Yttrium (chemical symbol—Y) is a chemical element with the atomic number 39 of group 3 of the periodic table. Yttrium is a silvery-white, moderately soft ductile, highly crystalline, rare-earth metal. The only naturally occurring isotope of yttrium is the stable isotope Y-89. In total, 33 (excluding nuclear isomers) radioactive isotopes of yttrium ranging in mass from 77 to 109 and half-life from 41 milliseconds (yttrium-108) to 106.63 days (yttrium-88) have been discovered.
Yttrium doesn't occur naturally as a free element. It is found in almost all rare earth minerals (such as laterite clays, gadolinite, euxenite, and xenotime) and in uranium ores. The yellow-brown ore xenotime can contain as much as 50% yttrium phosphate (YPO4). Yttrium is also found in the rare-earth mineral monazite (making up 2.5%) and in smaller quantities in other minerals such as barnesite, fergusonite, and samarskite. In the igneous rocks of Earth’s crust, yttrium is more plentiful than any of the other rare-earth elements, except cerium, and is twice as abundant as lead. Yttrium also occurs in products of nuclear fission. Yttrium exists in two allotropic (structural) forms. The α-phase is close-packed hexagonal with a = 3.6482 Å and c = 5.7318 Å at room temperature. The β-phase is body-centred cubic with a = 4.10 Å at 1,478 °C (2,692 °F).
The top three producers of yttrium are China, Russia, and Malaysia. The output of yttrium is roughly 600 tonnes per year, measured as yttrium oxide, and global reserves are estimated to be around 9 million tonnes.
Yttrium is relatively stable in air due to being protected by the formation by the formation of a stable oxide film on its surface. It oxidizes readily when heated, at around 840oF (450oC), producing Y2O3. It reacts with water decomposing and releasing hydrogen gas, and it reacts with mineral acids. Shavings or turnings of the metal can ignite in air when they exceed 400 °C. When yttrium is finely divided, it is very unstable in air. Yttrium behaves chemically as a typical rare-earth element, having an oxidation state of +3. Its ionic radius is near the radii of dysprosium and holmium, making separation from those elements difficult. Besides the white sesquioxide, yttrium forms a series of nearly white salts, including the sulfate, the trichloride, and the carbonate.
A table of yttrium facts and properties is shown below:
Yttrium facts and properties
3345oC, 6053oF, 3618K
In 1787, Swedish amateur geologist and chemist Karl Arrhenius came across an unusual black rock in an old quarry at Ytterby, near Stockholm. Thinking he had found a new tungsten mineral, Arrhenius passed the specimen over to Johan Gadolin, based in Finland. In 1794, Gadolin announced that it contained a new "earth," which made up 38 percent of its weight. Gadolin called the discovery an "earth" because it was yttrium oxide (Y2O3), which could not be reduced further by heating with charcoal.Over a span of more than a century, nine elements, including yttrium, scandium (atomic number 21), and the heavy lanthanide metals from terbium (atomic number 65) to lutetium (atomic number 71), were separated from the new "earth" or metallic oxide named yttria.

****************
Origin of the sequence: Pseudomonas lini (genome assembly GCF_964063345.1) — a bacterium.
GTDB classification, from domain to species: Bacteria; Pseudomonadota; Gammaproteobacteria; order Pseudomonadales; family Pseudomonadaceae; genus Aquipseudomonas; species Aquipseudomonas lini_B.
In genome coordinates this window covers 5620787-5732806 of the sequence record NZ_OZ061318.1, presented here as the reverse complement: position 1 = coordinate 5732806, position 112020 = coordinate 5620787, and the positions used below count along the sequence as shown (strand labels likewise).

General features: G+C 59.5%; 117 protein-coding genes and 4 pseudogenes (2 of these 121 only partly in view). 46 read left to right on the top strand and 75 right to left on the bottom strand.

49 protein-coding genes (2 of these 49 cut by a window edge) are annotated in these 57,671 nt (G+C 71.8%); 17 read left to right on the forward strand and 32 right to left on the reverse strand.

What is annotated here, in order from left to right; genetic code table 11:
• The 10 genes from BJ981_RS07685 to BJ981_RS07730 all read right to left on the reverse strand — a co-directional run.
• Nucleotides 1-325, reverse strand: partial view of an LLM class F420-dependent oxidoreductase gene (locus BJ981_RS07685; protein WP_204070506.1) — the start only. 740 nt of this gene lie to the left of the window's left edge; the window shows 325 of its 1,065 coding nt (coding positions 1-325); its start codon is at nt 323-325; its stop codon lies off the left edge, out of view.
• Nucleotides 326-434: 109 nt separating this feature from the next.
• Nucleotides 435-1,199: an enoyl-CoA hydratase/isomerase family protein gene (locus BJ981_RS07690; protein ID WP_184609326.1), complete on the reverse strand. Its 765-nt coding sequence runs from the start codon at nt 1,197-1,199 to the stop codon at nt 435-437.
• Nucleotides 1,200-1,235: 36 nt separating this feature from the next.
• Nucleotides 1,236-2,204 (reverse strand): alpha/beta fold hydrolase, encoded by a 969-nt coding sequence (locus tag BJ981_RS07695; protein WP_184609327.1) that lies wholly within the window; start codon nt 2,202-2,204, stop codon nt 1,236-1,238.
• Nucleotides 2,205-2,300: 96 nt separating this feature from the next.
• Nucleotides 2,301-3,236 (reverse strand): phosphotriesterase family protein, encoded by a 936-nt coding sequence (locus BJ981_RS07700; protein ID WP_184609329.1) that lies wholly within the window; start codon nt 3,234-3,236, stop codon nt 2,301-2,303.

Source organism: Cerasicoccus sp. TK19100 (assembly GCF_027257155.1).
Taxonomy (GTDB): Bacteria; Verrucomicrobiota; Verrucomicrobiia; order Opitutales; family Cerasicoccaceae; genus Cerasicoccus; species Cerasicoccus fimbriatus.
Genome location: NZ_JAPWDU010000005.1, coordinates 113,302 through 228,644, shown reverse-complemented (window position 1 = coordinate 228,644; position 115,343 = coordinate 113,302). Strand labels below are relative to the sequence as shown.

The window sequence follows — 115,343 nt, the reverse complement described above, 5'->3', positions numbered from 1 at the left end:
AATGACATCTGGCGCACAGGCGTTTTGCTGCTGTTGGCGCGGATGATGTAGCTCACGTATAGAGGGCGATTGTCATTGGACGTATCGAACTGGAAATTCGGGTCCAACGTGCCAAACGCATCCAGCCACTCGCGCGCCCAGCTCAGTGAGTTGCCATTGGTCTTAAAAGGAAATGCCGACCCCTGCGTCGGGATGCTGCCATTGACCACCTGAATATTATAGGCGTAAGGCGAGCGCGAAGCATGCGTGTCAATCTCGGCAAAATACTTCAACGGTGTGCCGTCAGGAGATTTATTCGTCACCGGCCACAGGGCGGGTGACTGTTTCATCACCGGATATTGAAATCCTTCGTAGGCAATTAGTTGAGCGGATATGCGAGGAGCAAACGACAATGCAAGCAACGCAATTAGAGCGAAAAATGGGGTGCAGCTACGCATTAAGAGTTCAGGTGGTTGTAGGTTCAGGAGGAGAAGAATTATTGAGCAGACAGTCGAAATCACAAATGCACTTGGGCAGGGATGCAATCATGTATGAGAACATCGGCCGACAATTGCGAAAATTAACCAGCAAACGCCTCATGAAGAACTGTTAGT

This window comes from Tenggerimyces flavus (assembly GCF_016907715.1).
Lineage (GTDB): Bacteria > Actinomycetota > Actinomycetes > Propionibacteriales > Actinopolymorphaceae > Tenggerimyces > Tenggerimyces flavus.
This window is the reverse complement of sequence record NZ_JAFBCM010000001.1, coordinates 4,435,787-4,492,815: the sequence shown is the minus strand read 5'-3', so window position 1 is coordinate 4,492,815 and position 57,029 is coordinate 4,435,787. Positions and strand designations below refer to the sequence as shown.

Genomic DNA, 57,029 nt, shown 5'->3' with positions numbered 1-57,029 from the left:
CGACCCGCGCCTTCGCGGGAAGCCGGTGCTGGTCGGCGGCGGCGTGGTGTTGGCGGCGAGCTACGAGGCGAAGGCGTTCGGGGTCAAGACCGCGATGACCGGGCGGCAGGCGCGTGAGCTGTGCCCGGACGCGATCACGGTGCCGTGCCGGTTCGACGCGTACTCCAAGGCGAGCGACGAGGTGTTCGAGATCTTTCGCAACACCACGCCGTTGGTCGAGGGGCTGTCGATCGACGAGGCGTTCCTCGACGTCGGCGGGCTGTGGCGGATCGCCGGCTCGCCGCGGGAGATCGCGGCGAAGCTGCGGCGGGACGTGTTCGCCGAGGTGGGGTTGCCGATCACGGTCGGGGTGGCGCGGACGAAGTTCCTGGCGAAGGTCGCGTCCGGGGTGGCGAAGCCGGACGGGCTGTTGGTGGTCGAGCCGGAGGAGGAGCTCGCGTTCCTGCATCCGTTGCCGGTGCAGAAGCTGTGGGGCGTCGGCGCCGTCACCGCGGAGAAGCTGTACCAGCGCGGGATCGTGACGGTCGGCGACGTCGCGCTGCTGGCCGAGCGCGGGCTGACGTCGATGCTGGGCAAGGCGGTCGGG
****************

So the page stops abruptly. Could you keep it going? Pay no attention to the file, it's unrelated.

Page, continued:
The metal itself was first isolated in 1828 by Friedrich Wöhler. Wöhler reacted yttrium chloride with potassium. In 1843, Carl Mosander investigated yttrium oxide more thoroughly and found that it consisted of three oxides: yttrium oxide, which was white; terbium oxide, which was yellow; and erbium oxide, which was rose-colored. Yttrium is named after Ytterby, Sweden.
For commercial purposes, yttrium is separated from other rare earths by liquid-liquid or ion-exchange extraction, and the metal is produced by metallothermic reduction of the anhydrous fluoride with calcium. Yttrium and its compounds have many uses:
- The largest use of the element is as its oxide yttria (Y2O3) as hosts for red phosphors for fluorescent lamps, color displays, and TV screens that use cathode-ray tubes
- Yttrium aluminum garnet (YAG) doped with other rare earths is used in lasers
- Yttrium iron garnet (YIG) is used for microwave filters, radars, communications, and synthetic gems
- Yttrium oxide-stabilized cubic zirconia is used in oxygen sensors, structural ceramics, thermal barrier coatings, and synthetic diamonds
Yttrium metal has also found some use alloyed in small amounts with other metals to increase strength; examples include aluminum and magnesium alloys. When added to cast iron, yttrium can make the metal more workable. Although metals are generally good at conducting heat, there is an alloy of yttrium with chromium and aluminum, which is heat resistant. Yttrium oxide in glass makes it heat- and shock-resistant and is used for camera lenses. Yttrium oxide is suitable for making superconductors, which are metal oxides that conduct electricity without any loss of energy.